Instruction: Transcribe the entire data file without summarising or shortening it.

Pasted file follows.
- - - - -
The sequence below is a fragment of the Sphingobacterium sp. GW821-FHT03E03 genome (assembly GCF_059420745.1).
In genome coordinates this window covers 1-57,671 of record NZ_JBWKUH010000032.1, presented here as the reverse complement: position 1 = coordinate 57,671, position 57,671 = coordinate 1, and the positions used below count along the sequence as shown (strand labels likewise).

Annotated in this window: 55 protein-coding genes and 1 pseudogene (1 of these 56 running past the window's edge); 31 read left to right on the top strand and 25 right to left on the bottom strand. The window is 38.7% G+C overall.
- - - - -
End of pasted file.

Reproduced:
The sequence below is a fragment of the Sphingobacterium sp. GW821-FHT03E03 genome (assembly GCF_059420745.1).
In genome coordinates this window covers 1-57,671 of record NZ_JBWKUH010000032.1, presented here as the reverse complement: position 1 = coordinate 57,671, position 57,671 = coordinate 1, and the positions used below count along the sequence as shown (strand labels likewise).

Annotated in this window: 55 protein-coding genes and 1 pseudogene (1 of these 56 running past the window's edge); 31 read left to right on the top strand and 25 right to left on the bottom strand. The window is 38.7% G+C overall.